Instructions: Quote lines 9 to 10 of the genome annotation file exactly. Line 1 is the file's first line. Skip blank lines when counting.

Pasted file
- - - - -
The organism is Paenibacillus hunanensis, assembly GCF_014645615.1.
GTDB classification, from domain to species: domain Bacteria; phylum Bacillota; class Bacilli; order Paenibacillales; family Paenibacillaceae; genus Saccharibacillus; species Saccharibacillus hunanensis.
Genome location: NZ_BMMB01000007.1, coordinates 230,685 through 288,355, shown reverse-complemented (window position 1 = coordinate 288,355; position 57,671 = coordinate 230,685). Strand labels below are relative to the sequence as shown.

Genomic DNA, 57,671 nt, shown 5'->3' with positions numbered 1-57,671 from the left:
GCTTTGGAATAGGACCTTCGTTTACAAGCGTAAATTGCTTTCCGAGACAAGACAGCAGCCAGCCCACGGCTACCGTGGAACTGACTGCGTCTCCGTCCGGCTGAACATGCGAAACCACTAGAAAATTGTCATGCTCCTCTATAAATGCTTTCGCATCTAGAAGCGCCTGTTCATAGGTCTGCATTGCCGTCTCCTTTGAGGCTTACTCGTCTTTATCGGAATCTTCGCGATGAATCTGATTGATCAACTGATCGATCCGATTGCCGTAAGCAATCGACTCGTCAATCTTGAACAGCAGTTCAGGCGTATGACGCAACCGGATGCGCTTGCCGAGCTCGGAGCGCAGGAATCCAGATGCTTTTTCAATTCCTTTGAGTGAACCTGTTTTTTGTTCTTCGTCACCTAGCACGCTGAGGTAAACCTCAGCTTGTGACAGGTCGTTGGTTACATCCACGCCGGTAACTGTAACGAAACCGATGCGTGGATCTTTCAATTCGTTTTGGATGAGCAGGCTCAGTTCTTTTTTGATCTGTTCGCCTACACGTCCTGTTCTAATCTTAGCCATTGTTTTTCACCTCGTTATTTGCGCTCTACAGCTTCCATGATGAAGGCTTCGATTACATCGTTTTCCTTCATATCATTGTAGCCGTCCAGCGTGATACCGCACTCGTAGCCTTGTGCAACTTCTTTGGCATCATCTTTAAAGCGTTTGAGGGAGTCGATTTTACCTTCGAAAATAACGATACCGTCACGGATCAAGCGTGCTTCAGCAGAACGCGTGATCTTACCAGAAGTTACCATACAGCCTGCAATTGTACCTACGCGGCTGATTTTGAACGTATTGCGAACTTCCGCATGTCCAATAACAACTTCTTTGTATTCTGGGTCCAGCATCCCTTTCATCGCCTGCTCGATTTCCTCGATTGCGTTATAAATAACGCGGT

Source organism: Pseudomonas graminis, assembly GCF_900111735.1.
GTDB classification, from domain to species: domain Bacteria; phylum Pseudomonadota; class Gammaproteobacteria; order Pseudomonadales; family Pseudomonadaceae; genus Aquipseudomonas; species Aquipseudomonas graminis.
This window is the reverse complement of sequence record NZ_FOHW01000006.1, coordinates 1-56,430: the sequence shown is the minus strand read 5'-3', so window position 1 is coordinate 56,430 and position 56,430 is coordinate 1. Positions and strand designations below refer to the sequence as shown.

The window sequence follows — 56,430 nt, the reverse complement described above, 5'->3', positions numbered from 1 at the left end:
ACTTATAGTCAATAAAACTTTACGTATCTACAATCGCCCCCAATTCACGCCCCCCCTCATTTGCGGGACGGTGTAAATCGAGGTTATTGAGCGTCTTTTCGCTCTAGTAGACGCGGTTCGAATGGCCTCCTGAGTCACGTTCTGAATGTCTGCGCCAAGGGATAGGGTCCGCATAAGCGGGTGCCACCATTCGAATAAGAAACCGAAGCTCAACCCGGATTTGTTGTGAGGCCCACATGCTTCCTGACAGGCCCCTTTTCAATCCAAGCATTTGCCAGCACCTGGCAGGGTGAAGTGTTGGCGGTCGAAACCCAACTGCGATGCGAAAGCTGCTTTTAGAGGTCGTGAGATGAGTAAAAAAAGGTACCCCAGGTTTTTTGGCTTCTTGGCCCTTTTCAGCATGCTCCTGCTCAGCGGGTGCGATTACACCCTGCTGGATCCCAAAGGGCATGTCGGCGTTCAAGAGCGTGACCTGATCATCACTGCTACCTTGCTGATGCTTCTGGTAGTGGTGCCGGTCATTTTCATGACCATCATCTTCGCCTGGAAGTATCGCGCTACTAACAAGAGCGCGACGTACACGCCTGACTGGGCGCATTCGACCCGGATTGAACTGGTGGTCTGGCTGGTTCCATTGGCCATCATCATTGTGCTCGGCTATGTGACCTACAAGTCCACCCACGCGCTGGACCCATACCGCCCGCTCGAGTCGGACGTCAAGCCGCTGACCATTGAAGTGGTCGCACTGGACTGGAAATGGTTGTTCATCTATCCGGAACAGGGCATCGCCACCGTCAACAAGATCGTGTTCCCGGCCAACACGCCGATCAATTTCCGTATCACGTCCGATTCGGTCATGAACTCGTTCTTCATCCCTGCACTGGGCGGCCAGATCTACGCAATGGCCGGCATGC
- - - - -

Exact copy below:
The window sequence follows — 56,430 nt, the reverse complement described above, 5'->3', positions numbered from 1 at the left end:
ACTTATAGTCAATAAAACTTTACGTATCTACAATCGCCCCCAATTCACGCCCCCCCTCATTTGCGGGACGGTGTAAATCGAGGTTATTGAGCGTCTTTTCGCTCTAGTAGACGCGGTTCGAATGGCCTCCTGAGTCACGTTCTGAATGTCTGCGCCAAGGGATAGGGTCCGCATAAGCGGGTGCCACCATTCGAATAAGAAACCGAAGCTCAACCCGGATTTGTTGTGAGGCCCACATGCTTCCTGACAGGCCCCTTTTCAATCCAAGCATTTGCCAGCACCTGGCAGGGTGAAGTGTTGGCGGTCGAAACCCAACTGCGATGCGAAAGCTGCTTTTAGAGGTCGTGAGATGAGTAAAAAAAGGTACCCCAGGTTTTTTGGCTTCTTGGCCCTTTTCAGCATGCTCCTGCTCAGCGGGTGCGATTACACCCTGCTGGATCCCAAAGGGCATGTCGGCGTTCAAGAGCGTGACCTGATCATCACTGCTACCTTGCTGATGCTTCTGGTAGTGGTGCCGGTCATTTTCATGACCATCATCTTCGCCTGGAAGTATCGCGCTACTAACAAGAGCGCGACGTACACGCCTGACTGGGCGCATTCGACCCGGATTGAACTGGTGGTCTGGCTGGTTCCATTGGCCATCATCATTGTGCTCGGCTATGTGACCTACAAGTCCACCCACGCGCTGGACCCATACCGCCCGCTCGAGTCGGACGTCAAGCCGCTGACCATTGAAGTGGTCGCACTGGACTGGAAATGGTTGTTCATCTATCCGGAACAGGGCATCGCCACCGTCAACAAGATCGTGTTCCCGGCCAACACGCCGATCAATTTCCGTATCACGTCCGATTCGGTCATGAACTCGTTCTTCATCCCTGCACTGGGCGGCCAGATCTACGCAATGGCCGGCATGC